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A Century Ago, the Working Class Redefined Peace

PJ Mnguni

House Chairperson, November 8 marks a very special centenary marking the events of the great October socialist revolution in Russia in 1917, one which is of crucial significance in respect of the struggles against the devastation brought about by imperialism and its catastrophic interventions. The Decree on Peace, written by Vladimir Lenin, was passed by the Second Congress of the Soviet of Workers, Soldiers, and Peasants Deputies on the 8 November 1917, following the success of the October Revolution. So fundamental was the ending of the inter-imperialist First World War to the future of the peoples of Russia and the peoples of all belligerent countries that it was articulated as a first priority of the first workers state in the first 24 hours of its existence.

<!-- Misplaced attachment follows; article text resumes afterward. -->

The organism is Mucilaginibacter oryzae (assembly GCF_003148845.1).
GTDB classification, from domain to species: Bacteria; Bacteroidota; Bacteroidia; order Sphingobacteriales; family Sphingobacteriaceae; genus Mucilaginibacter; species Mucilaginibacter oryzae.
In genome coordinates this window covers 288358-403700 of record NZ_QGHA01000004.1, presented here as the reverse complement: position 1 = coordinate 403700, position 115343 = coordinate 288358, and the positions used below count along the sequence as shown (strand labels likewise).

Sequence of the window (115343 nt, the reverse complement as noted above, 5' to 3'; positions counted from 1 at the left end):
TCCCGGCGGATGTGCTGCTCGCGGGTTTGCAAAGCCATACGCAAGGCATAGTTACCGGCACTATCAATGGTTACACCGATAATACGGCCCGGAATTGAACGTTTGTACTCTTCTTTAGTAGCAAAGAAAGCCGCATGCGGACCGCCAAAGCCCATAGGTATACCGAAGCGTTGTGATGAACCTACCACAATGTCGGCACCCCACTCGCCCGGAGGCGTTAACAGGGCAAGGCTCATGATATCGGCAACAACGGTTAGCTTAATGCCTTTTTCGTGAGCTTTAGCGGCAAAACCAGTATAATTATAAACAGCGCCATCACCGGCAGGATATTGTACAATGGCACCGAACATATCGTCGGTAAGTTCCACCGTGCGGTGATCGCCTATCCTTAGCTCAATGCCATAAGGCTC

The decree described continuation of the imperialist war, motivated by the issue of division of conquered territories between the richest and most powerful countries, as "the greatest of crimes against humanity". For the first time in the history of the world, the will of workers, soldiers and peasants with state power in their hands was being expressed in respect of the resolution of conflict and the rights of peoples. The Soviet Union, which was established as a direct state outcome of the Great October Socialist Revolution, contributed immensely to our struggle for liberation and social emancipation and offered financial, material and training support towards the defeat of the apartheid regime.

I thank you

     
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